We set up a subcommittee this year to look at not just what we can do in terms of content for the conference, but what we can do to push for change within the industry. It’s one thing to do a program about global warming and the environment, but how do we make programs that have more impact and actually make change? We’re coming out of a big global conference in Glasgow, so our timing is right on about this. So we will look at impact, we’ll have a session about what we as an industry can do to make ourselves more green.

And we want to try and help with collaboration between networks and production companies to create a project that ultimately will get commissioned and put on air. We’ve got a lot of big decision makers from big networks who come to our event, and we want to use the opportunity to bring them together and figure out what initiatives can come out of it.

What do you expect the future of the event will look like?

I do think that there’s always going to be a hunger for the community to get together every year in one setting, and be able to celebrate and exchange ideas, and find out what the latest, newest trend is as well as the market part of the event. I think that’s always going to be there, and people are raring to go, there’s no doubt about that. We’ve seen that in Strasbourg and frankly with people who were disappointed we weren’t able to offer a big international event this year, but we felt that was the responsible thing to do, especially when we’ve got large parts of the world that are unable to leave home base even now.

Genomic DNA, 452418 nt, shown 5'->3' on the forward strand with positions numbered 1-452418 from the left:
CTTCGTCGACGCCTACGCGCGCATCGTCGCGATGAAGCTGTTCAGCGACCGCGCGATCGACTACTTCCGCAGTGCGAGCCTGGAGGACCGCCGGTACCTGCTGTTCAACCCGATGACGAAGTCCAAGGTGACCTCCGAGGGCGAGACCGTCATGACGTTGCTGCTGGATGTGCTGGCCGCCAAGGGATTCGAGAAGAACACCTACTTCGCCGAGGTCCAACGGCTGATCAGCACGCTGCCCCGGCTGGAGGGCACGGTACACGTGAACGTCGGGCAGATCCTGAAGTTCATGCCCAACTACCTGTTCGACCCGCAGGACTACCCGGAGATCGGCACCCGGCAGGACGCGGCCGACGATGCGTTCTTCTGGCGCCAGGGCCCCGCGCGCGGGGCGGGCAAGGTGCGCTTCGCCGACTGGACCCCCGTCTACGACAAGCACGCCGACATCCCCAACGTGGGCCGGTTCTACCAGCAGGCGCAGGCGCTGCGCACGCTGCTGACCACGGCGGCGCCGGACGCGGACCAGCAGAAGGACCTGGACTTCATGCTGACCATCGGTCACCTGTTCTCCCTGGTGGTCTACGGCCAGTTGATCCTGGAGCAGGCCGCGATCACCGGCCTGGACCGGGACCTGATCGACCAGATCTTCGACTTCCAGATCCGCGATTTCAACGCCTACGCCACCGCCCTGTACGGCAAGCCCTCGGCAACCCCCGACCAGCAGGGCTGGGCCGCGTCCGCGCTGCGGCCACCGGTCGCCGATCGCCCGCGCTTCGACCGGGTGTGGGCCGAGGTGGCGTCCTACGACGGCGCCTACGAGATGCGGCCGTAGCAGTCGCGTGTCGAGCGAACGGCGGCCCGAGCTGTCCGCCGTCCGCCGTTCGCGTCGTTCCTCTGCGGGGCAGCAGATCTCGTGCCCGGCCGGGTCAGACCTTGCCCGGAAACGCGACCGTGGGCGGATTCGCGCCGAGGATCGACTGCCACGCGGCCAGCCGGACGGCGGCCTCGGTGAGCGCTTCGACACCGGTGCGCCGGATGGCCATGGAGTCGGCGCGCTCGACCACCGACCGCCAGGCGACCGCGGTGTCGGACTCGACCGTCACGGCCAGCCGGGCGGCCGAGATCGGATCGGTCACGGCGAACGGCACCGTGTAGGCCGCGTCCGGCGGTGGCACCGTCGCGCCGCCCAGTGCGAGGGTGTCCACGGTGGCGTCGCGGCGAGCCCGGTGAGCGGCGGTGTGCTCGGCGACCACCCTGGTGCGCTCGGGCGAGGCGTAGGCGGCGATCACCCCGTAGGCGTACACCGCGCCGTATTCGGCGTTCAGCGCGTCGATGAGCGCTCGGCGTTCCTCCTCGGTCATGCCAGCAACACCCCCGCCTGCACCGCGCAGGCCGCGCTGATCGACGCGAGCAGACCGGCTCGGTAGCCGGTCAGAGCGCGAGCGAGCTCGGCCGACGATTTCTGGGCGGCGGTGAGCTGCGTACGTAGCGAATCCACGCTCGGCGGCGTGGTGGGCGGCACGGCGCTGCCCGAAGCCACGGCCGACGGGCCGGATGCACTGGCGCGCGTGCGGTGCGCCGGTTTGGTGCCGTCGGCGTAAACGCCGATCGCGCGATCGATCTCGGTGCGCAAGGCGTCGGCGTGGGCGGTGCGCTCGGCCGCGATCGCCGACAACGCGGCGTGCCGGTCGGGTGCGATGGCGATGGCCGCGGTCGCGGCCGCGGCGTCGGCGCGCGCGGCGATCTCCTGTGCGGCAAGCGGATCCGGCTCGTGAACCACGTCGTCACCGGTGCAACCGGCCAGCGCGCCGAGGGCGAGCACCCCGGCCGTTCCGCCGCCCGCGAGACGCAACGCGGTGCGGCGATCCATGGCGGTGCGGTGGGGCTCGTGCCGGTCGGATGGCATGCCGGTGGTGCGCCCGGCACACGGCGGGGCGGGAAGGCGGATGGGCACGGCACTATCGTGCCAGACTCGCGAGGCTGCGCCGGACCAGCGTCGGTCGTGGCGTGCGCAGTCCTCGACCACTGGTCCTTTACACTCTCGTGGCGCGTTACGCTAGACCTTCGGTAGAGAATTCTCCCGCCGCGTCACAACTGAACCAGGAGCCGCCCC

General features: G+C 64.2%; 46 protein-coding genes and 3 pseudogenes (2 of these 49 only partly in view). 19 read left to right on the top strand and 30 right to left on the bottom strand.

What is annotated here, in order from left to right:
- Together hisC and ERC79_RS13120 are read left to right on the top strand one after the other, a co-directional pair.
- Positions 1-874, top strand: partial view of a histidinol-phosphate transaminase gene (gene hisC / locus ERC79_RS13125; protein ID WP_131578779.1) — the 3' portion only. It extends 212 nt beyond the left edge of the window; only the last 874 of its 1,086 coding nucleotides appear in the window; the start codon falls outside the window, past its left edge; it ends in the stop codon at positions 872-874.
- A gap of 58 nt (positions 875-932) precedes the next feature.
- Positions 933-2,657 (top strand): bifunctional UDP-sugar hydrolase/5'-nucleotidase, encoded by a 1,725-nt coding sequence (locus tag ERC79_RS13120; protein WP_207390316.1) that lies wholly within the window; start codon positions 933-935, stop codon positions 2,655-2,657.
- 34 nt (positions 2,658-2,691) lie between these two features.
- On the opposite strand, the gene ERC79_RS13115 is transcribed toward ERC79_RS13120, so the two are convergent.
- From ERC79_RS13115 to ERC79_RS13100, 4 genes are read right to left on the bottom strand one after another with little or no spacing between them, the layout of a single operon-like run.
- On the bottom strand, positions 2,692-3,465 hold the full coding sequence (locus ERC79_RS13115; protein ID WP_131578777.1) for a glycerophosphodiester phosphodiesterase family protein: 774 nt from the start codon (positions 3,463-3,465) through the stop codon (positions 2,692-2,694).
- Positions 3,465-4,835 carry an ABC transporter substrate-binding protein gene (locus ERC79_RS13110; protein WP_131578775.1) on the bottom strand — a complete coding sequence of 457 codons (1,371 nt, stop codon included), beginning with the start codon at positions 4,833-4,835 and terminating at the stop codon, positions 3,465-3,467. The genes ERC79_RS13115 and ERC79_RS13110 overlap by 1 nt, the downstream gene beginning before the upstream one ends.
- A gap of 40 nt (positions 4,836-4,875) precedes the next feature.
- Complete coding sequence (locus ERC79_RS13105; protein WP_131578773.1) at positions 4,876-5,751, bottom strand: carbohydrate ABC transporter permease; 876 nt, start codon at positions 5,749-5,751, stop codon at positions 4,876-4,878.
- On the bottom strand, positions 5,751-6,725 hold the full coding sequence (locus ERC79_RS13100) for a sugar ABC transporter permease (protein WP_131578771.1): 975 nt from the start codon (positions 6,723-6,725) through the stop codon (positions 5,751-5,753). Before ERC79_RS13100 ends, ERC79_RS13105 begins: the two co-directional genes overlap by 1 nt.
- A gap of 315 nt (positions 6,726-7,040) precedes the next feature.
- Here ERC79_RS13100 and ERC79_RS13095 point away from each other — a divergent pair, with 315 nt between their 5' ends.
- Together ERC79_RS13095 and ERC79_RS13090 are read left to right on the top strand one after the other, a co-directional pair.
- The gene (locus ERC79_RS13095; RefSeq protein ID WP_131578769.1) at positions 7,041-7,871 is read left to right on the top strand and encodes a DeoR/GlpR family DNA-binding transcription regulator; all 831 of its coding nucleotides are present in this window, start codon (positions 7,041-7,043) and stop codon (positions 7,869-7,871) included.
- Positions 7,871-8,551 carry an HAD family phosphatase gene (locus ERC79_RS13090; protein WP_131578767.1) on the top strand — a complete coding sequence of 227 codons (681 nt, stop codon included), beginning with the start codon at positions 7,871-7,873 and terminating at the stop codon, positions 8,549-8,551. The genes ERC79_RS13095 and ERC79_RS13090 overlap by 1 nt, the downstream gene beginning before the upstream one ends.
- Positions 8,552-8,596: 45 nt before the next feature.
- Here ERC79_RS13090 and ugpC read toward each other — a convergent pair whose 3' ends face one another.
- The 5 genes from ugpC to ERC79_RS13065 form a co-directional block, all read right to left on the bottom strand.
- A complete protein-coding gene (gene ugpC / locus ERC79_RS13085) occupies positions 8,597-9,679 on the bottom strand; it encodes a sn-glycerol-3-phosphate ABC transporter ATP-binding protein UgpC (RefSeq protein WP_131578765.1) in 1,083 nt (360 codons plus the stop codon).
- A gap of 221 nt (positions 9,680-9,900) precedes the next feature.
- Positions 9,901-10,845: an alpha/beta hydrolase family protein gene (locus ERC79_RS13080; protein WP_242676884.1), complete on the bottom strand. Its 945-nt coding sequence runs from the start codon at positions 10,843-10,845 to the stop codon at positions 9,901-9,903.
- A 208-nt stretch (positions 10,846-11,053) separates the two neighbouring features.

But I do think the online iterations are going to become more and more important, and we’re going to see how this experiment goes with smaller, regional gatherings — that’s definitely something we can take a serious look at, and see if we can build on that. And then turning Congress into a year-round presence as opposed to a one-off big event also makes a lot more sense in this new environment. Things are changing so fast. We’ve seen the explosion of streamers in the past year, and so can we really wait until each November or December to come together and talk about these changes?